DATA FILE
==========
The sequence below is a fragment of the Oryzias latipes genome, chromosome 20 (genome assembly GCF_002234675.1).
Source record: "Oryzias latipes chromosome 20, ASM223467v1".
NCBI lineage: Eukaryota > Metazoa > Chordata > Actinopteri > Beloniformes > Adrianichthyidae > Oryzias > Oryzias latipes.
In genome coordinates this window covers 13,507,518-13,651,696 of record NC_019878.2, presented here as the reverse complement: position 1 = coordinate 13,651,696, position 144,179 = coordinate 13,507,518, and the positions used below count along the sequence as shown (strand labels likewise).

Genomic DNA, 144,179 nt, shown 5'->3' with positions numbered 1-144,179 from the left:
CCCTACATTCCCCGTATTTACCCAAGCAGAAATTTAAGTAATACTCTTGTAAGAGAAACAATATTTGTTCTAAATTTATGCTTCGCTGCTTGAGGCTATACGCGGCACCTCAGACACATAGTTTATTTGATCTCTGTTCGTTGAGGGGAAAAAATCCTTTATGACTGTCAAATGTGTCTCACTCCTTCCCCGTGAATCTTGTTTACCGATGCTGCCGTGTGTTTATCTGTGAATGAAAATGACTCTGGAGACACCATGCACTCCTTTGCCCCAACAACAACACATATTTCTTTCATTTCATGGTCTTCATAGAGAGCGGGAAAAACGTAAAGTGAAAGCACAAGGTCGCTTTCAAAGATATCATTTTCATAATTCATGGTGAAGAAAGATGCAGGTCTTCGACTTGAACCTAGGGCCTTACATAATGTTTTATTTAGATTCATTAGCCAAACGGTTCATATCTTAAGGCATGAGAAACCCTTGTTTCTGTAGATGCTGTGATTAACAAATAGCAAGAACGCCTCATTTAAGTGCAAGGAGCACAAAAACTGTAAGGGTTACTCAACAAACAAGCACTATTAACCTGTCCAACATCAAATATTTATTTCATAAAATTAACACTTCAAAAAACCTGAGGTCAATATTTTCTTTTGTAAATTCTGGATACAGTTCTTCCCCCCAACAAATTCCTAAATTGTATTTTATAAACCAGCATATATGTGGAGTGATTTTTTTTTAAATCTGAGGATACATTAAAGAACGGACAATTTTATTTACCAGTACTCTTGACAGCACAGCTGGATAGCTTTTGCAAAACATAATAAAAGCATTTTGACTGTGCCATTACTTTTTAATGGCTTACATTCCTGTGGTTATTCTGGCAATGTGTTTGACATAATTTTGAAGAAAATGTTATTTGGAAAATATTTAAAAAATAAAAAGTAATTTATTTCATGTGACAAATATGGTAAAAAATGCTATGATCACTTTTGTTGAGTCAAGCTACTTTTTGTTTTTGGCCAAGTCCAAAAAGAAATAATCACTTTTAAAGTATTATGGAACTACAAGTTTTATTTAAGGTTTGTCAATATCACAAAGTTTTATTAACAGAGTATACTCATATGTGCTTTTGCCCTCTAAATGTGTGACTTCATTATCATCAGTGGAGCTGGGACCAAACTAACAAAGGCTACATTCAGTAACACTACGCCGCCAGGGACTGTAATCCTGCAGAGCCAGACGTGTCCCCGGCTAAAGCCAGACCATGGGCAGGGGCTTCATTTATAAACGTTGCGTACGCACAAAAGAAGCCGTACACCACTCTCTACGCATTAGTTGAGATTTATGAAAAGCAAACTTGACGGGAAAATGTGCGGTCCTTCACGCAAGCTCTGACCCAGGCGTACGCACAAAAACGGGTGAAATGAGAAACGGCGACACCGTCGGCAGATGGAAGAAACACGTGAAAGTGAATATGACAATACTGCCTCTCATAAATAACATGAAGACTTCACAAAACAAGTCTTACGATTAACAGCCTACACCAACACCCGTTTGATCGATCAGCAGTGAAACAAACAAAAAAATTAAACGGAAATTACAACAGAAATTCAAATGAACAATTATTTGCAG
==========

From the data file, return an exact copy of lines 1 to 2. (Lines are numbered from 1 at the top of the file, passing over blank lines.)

The sequence below is a fragment of the Oryzias latipes genome, chromosome 20 (genome assembly GCF_002234675.1).
Source record: "Oryzias latipes chromosome 20, ASM223467v1".